Rondale Grant doesn’t keep track of his age and has lost his desire to mark days off the calendar. He’s spent 10 years in the North Dakota State Penitentiary, and the passing of another day only reminds him that his 2032 release date is a long ways off.
“I live here,” he said. “The world has passed me by, in a sense.”
He’s “almost nervous” about 2032 and what life outside the prison walls might be like then. A new program -- Prison Fellowship Academy -- at the Bismarck facility is helping him prepare for that day, he said, and making him a better person while he’s in prison.
The academy is run by Prison Fellowship, a nonprofit organization formed in 1976 by Chuck Colson, a former aide to President Richard Nixon. Colson served seven months in prison after pleading guilty to obstruction of justice on charges related to the Watergate scandal. The academy is now the nation’s largest nonprofit serving prisoners, former prisoners and their families, with a presence in some form in all 50 states.
Efforts to form an academy in North Dakota started when former warden Colby Braun met with Cody Wilde, the academy's national director of operations, who grew up in the state. They saw what Wilde called “a lot of philosophical alignment” between what the fellowship was trying to do in prisons and what the state’s Department of Corrections and Rehabilitation was already doing -- working to make inmates better citizens, in or out of prison.
“We want them to own (their offense), but it doesn't have to define them for the rest of their lives,” Wilde said.
The program is funded solely through donations. There is no cost to the state and thus taxpayers.
The 31 penitentiary inmates in the voluntary program have just entered the second quarter of the 500-hour curriculum. They meet for three hours a day, three days a week, to work through topics such as conflict resolution, risk factors and financial literacy. The academy is open to any prisoner. The only requirements are that they aren’t causing trouble in prison, will be there long enough to finish the course, and accept that the course is grounded in biblical principles.
“We believe the individuals at the center of the problem of crime and incarceration are also at the center of the solution,” Wilde said.
The first three weeks of the academy were the “hand on the burner” phase, said Matthew Houle, 32, who has been an inmate for eight years. Houle, who like Grant is in prison for sex crimes, watched some of the “cool guys, tough guys” begin to change as they participated in the classes.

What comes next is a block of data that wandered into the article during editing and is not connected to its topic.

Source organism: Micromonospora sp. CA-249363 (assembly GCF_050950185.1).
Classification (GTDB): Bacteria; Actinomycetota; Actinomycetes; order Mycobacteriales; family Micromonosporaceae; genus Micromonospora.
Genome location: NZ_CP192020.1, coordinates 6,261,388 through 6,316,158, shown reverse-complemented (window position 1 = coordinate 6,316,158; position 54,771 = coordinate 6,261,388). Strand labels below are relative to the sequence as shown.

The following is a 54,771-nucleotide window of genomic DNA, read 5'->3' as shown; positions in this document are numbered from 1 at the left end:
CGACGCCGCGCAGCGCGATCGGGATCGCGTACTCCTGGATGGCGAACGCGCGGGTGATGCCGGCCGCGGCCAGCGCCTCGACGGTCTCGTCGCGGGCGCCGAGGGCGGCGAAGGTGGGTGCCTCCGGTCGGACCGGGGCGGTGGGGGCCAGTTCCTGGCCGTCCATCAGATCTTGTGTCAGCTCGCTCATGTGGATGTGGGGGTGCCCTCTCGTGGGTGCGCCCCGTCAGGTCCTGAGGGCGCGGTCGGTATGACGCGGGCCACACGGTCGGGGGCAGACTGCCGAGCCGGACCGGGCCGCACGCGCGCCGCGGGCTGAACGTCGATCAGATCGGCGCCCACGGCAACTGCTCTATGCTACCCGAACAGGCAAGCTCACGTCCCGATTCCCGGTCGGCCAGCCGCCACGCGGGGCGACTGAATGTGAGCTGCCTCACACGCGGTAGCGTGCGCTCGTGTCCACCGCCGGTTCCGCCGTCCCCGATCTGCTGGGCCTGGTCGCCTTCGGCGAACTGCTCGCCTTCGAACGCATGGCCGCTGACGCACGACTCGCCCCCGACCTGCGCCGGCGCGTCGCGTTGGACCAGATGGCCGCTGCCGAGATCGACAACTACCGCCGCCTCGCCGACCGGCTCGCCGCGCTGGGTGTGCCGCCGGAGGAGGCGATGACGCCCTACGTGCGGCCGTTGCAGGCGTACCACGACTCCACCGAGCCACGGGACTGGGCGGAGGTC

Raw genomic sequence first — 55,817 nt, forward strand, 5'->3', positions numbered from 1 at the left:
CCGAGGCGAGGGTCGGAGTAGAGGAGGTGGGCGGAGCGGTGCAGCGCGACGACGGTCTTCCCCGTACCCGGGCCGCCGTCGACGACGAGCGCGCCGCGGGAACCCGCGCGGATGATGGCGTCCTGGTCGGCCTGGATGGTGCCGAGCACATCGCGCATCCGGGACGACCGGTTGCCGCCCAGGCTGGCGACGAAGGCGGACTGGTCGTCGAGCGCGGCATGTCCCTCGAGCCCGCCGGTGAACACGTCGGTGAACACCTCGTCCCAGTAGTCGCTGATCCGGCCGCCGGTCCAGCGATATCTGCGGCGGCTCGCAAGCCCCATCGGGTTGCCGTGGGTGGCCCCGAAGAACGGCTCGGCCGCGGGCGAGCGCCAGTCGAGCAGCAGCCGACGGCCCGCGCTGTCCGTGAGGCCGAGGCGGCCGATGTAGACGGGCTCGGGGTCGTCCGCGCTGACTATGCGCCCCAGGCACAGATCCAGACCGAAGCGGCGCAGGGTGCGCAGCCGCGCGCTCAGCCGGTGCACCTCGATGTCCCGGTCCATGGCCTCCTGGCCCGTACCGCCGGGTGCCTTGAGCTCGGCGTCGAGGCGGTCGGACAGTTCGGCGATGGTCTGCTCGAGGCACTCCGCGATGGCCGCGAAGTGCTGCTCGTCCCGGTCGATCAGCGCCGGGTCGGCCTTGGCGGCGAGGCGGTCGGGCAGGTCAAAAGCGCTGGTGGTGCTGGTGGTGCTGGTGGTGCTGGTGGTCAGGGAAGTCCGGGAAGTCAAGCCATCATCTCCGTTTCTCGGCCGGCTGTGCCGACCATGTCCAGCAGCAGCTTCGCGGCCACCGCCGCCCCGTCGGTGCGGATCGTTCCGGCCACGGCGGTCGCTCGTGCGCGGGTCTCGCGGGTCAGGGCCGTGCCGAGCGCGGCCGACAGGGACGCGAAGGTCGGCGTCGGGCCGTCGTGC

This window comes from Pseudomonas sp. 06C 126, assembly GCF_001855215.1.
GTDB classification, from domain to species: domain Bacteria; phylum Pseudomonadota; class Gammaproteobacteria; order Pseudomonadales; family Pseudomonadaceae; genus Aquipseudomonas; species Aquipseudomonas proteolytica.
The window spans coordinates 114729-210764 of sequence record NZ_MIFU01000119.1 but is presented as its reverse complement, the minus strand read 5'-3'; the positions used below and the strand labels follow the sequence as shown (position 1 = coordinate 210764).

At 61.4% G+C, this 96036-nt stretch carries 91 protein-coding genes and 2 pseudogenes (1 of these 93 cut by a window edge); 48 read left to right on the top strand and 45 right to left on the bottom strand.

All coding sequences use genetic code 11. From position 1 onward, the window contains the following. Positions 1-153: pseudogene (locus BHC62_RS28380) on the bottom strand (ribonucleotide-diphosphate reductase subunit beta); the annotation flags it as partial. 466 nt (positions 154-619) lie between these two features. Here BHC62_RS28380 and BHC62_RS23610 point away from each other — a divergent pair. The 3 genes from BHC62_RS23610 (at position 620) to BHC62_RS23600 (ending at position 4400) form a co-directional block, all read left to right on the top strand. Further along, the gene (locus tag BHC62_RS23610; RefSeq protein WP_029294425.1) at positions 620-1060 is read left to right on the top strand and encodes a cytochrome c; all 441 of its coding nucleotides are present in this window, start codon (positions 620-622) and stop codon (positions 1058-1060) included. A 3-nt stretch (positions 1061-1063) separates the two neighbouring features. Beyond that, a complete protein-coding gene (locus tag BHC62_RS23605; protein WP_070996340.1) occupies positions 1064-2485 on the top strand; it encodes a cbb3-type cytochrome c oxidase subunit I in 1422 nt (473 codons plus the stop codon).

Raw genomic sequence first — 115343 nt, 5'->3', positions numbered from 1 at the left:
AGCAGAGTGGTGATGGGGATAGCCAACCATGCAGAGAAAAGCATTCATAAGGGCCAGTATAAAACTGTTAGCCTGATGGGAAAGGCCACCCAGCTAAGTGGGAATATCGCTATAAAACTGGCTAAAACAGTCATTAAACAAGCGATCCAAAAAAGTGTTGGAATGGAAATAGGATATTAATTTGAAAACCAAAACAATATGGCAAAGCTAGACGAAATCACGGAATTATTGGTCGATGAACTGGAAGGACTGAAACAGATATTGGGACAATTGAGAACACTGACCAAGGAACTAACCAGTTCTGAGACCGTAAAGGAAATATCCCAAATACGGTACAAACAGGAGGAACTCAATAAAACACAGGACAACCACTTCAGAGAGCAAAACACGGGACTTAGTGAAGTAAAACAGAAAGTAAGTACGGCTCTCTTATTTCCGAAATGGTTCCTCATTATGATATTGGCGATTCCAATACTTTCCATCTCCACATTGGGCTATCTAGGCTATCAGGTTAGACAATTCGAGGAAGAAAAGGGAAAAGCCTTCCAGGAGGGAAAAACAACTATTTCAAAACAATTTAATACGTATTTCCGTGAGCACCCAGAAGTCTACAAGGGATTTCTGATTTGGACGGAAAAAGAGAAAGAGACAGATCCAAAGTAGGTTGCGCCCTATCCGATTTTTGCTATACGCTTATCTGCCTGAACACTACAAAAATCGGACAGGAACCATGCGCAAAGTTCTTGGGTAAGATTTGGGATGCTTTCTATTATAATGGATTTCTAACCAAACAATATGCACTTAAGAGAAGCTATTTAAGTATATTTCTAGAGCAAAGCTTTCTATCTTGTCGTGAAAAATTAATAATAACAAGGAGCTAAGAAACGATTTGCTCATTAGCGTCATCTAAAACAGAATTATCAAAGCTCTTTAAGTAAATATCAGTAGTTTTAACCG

“Once you see them here, you realize they’re not that person,” he said. “They were made out to be that person.”
You have free articles remaining.
Houle said he has learned to “self-correct and give it to God” when he thinks about judging someone.
“The principles they teach in this class are everything I needed,” he said.
Those principles -- integrity, responsibility, restoration, community, affirmation and productivity -- are the foundation of the academy. They apply to those who are due to be released or those destined to spend the rest of their life in prison, Wilde said, because “prison is a society.”
The program has proven successful. The academy at the Carol Vance Unit prison at Sugar Land, Texas, posted the highest three-year reduction in recidivism out of all programs reported by the Texas Department of Criminal Justice in 2017. The academy’s three-year recidivism rate, which measured whether a person returned to prison, was about 10%, while the comparison group was about 21%. In the first three-years after release, academy participants were 53% more likely to succeed than men in a comparison group.
The classes in Bismarck are led by academy manager Bruce Carlstrom, 61, who uncovered a love for teaching in prisons in 1983, when he acted as a substitute at a weekend Bible seminar in an Arkansas prison. He came to Bismarck this spring after 16 years with Prison Fellowship at a Minnesota prison. The Bismarck program had a sort of break-in period, he said, but “it’s moving along as it should.” He leads the class through the curriculum, allowing time for sharing and discussion, sometimes veering from it as long as the discussion is “confined to personal improvement.”
Since June he’s seen a desire to change and a “growing openness” from the inmates about their pasts and why they are in prison. There are any number of reasons inmates want to join, he said, but the largest percentage of the members just want to better themselves.
“It’s still a prison. I have no designs on changing that,” Carlstrom said. “I do have designs on helping them right where they’re at.”
Grant was skeptical about the program at first, but for him “it turned out to be real.” What might seem like small changes to some people -- getting the group members to stop cursing, for example -- make conversations “a lot more productive," he said.
The structure of prison life can become a habit, one that's hard to break, Grant said. He recognizes that he will have to find a different type of structure on the outside to help him stay away from anything that might put him back in prison.
“The only thing I have to build on is the foundation I’m building through fellowship academy,” he said.